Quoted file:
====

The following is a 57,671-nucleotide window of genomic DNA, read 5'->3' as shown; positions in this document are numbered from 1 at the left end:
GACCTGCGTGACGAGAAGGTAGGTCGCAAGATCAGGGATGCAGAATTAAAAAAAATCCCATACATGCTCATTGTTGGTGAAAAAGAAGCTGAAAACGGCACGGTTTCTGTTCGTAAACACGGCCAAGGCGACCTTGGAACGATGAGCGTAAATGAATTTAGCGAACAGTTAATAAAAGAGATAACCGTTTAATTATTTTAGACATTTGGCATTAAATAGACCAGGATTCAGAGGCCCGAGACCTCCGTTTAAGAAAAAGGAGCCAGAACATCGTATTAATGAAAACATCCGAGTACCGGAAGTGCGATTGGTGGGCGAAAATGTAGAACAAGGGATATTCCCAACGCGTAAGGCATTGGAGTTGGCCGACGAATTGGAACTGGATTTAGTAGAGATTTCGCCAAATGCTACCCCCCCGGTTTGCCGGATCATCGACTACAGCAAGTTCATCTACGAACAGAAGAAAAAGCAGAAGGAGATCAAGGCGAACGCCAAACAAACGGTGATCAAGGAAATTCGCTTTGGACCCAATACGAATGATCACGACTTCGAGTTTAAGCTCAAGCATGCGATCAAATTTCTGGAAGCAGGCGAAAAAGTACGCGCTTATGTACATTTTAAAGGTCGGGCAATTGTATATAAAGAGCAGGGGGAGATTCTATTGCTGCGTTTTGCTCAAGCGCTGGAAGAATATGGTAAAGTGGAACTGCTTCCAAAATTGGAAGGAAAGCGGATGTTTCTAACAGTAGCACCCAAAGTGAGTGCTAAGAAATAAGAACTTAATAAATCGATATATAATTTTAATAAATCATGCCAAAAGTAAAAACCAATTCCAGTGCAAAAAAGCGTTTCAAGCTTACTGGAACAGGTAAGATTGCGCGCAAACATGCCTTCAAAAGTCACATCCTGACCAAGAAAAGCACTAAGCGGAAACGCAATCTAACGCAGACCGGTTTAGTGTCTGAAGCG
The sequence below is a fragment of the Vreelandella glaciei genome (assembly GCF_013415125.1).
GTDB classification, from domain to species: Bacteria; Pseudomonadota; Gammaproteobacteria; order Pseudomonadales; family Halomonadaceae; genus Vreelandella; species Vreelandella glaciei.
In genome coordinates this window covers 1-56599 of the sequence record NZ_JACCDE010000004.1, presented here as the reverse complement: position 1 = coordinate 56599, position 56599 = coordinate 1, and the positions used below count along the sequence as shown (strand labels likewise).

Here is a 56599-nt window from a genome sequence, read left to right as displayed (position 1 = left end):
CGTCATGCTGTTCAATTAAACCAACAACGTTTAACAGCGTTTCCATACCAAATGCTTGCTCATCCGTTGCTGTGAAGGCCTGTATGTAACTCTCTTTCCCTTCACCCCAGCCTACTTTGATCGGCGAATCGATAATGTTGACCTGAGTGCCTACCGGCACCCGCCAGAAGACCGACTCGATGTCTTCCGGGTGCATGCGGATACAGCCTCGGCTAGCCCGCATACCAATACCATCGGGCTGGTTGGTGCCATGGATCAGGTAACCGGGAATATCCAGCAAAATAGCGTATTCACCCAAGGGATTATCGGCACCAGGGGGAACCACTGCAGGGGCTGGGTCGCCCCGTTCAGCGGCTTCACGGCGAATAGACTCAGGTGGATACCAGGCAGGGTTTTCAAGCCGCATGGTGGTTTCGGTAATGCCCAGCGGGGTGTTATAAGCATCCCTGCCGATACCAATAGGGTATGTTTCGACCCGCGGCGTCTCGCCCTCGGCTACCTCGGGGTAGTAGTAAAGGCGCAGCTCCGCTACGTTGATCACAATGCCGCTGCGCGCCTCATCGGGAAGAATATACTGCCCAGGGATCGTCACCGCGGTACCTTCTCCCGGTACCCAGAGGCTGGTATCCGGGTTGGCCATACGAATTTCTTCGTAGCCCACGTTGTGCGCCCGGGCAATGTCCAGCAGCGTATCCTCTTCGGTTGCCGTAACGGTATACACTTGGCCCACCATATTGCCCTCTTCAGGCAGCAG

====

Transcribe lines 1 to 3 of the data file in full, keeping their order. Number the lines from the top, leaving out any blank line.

The following is a 57,671-nucleotide window of genomic DNA, read 5'->3' as shown; positions in this document are numbered from 1 at the left end:
GACCTGCGTGACGAGAAGGTAGGTCGCAAGATCAGGGATGCAGAATTAAAAAAAATCCCATACATGCTCATTGTTGGTGAAAAAGAAGCTGAAAACGGCACGGTTTCTGTTCGTAAACACGGCCAAGGCGACCTTGGAACGATGAGCGTAAATGAATTTAGCGAACAGTTAATAAAAGAGATAACCGTTTAATTATTTTAGACATTTGGCATTAAATAGACCAGGATTCAGAGGCCCGAGACCTCCGTTTAAGAAAAAGGAGCCAGAACATCGTATTAATGAAAACATCCGAGTACCGGAAGTGCGATTGGTGGGCGAAAATGTAGAACAAGGGATATTCCCAACGCGTAAGGCATTGGAGTTGGCCGACGAATTGGAACTGGATTTAGTAGAGATTTCGCCAAATGCTACCCCCCCGGTTTGCCGGATCATCGACTACAGCAAGTTCATCTACGAACAGAAGAAAAAGCAGAAGGAGATCAAGGCGAACGCCAAACAAACGGTGATCAAGGAAATTCGCTTTGGACCCAATACGAATGATCACGACTTCGAGTTTAAGCTCAAGCATGCGATCAAATTTCTGGAAGCAGGCGAAAAAGTACGCGCTTATGTACATTTTAAAGGTCGGGCAATTGTATATAAAGAGCAGGGGGAGATTCTATTGCTGCGTTTTGCTCAAGCGCTGGAAGAATATGGTAAAGTGGAACTGCTTCCAAAATTGGAAGGAAAGCGGATGTTTCTAACAGTAGCACCCAAAGTGAGTGCTAAGAAATAAGAACTTAATAAATCGATATATAATTTTAATAAATCATGCCAAAAGTAAAAACCAATTCCAGTGCAAAAAAGCGTTTCAAGCTTACTGGAACAGGTAAGATTGCGCGCAAACATGCCTTCAAAAGTCACATCCTGACCAAGAAAAGCACTAAGCGGAAACGCAATCTAACGCAGACCGGTTTAGTGTCTGAAGCG
The sequence below is a fragment of the Vreelandella glaciei genome (assembly GCF_013415125.1).